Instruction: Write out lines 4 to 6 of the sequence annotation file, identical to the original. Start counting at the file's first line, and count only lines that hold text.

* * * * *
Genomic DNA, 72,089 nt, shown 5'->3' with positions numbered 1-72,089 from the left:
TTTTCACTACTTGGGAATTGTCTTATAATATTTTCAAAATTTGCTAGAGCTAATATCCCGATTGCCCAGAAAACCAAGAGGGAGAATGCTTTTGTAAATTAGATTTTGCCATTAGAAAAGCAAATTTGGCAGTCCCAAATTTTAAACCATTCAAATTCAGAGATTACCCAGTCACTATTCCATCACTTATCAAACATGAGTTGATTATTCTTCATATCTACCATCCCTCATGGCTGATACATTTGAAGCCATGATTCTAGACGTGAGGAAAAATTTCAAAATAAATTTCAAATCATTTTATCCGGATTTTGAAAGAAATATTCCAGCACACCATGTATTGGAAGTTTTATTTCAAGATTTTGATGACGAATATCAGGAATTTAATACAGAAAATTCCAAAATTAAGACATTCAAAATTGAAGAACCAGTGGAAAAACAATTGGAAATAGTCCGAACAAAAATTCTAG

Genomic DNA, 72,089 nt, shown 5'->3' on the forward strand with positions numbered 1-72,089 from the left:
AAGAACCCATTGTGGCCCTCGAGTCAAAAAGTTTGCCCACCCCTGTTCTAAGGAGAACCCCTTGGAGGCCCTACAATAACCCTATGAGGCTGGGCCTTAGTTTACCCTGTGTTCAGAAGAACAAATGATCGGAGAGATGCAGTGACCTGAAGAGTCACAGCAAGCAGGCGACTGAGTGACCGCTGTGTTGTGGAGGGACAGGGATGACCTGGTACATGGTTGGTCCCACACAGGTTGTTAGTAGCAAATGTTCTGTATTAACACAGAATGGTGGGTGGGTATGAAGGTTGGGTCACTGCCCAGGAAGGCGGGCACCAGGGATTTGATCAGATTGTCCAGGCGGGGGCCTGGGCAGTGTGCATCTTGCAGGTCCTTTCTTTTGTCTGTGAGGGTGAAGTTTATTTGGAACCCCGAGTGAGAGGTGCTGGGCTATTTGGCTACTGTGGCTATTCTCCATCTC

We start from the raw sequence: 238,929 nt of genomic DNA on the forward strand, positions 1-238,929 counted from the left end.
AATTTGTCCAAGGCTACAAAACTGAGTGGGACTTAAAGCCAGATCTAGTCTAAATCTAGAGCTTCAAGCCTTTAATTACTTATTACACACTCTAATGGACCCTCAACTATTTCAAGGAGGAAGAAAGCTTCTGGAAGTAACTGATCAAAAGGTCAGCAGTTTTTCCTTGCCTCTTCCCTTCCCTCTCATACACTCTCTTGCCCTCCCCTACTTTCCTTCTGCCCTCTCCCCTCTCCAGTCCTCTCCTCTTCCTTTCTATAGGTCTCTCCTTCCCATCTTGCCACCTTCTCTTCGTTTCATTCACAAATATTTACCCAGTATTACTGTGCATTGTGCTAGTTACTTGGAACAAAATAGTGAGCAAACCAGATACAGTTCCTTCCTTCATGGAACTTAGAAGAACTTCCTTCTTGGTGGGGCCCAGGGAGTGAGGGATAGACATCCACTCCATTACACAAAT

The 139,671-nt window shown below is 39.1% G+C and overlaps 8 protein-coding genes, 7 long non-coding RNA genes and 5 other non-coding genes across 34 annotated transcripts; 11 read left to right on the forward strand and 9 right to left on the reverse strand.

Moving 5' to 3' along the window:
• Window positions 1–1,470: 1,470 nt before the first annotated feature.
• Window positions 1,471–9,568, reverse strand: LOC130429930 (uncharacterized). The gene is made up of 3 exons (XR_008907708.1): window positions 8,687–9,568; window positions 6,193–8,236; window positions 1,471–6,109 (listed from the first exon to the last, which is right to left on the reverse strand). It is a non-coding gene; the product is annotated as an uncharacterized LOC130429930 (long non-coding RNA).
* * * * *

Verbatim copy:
AAGAACCCATTGTGGCCCTCGAGTCAAAAAGTTTGCCCACCCCTGTTCTAAGGAGAACCCCTTGGAGGCCCTACAATAACCCTATGAGGCTGGGCCTTAGTTTACCCTGTGTTCAGAAGAACAAATGATCGGAGAGATGCAGTGACCTGAAGAGTCACAGCAAGCAGGCGACTGAGTGACCGCTGTGTTGTGGAGGGACAGGGATGACCTGGTACATGGTTGGTCCCACACAGGTTGTTAGTAGCAAATGTTCTGTATTAACACAGAATGGTGGGTGGGTATGAAGGTTGGGTCACTGCCCAGGAAGGCGGGCACCAGGGATTTGATCAGATTGTCCAGGCGGGGGCCTGGGCAGTGTGCATCTTGCAGGTCCTTTCTTTTGTCTGTGAGGGTGAAGTTTATTTGGAACCCCGAGTGAGAGGTGCTGGGCTATTTGGCTACTGTGGCTATTCTCCATCTC

We start from the raw sequence: 238,929 nt of genomic DNA on the forward strand, positions 1-238,929 counted from the left end.
AATTTGTCCAAGGCTACAAAACTGAGTGGGACTTAAAGCCAGATCTAGTCTAAATCTAGAGCTTCAAGCCTTTAATTACTTATTACACACTCTAATGGACCCTCAACTATTTCAAGGAGGAAGAAAGCTTCTGGAAGTAACTGATCAAAAGGTCAGCAGTTTTTCCTTGCCTCTTCCCTTCCCTCTCATACACTCTCTTGCCCTCCCCTACTTTCCTTCTGCCCTCTCCCCTCTCCAGTCCTCTCCTCTTCCTTTCTATAGGTCTCTCCTTCCCATCTTGCCACCTTCTCTTCGTTTCATTCACAAATATTTACCCAGTATTACTGTGCATTGTGCTAGTTACTTGGAACAAAATAGTGAGCAAACCAGATACAGTTCCTTCCTTCATGGAACTTAGAAGAACTTCCTTCTTGGTGGGGCCCAGGGAGTGAGGGATAGACATCCACTCCATTACACAAAT